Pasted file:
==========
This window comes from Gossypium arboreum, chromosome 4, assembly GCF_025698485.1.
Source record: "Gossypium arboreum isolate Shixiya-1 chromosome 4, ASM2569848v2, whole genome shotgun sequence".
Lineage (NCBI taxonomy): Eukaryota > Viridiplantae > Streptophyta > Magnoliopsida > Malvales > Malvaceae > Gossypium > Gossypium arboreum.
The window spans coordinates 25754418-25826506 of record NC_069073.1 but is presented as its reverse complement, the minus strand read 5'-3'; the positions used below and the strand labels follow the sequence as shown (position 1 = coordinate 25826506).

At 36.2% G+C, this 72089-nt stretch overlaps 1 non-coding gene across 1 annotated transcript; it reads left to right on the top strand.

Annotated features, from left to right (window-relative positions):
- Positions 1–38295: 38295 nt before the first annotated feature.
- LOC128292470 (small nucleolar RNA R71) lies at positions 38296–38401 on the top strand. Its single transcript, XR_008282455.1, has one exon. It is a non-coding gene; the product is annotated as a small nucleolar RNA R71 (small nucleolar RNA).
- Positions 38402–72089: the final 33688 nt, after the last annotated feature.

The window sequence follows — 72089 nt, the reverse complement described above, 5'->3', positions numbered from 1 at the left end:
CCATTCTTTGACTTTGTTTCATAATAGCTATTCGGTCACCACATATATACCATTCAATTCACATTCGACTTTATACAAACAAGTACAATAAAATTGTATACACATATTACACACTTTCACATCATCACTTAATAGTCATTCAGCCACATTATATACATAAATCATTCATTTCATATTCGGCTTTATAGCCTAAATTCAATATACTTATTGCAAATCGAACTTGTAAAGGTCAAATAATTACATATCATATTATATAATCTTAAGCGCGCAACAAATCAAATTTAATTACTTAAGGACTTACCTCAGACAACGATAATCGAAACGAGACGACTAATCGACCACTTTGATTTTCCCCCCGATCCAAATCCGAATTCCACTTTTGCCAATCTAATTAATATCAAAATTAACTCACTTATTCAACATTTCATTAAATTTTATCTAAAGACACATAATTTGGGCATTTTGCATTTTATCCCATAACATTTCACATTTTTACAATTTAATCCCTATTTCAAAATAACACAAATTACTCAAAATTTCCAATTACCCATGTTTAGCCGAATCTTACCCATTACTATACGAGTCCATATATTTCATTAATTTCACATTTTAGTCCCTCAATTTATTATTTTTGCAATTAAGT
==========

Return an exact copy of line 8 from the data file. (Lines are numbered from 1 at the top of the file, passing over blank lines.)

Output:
- LOC128292470 (small nucleolar RNA R71) lies at positions 38296–38401 on the top strand. Its single transcript, XR_008282455.1, has one exon. It is a non-coding gene; the product is annotated as a small nucleolar RNA R71 (small nucleolar RNA).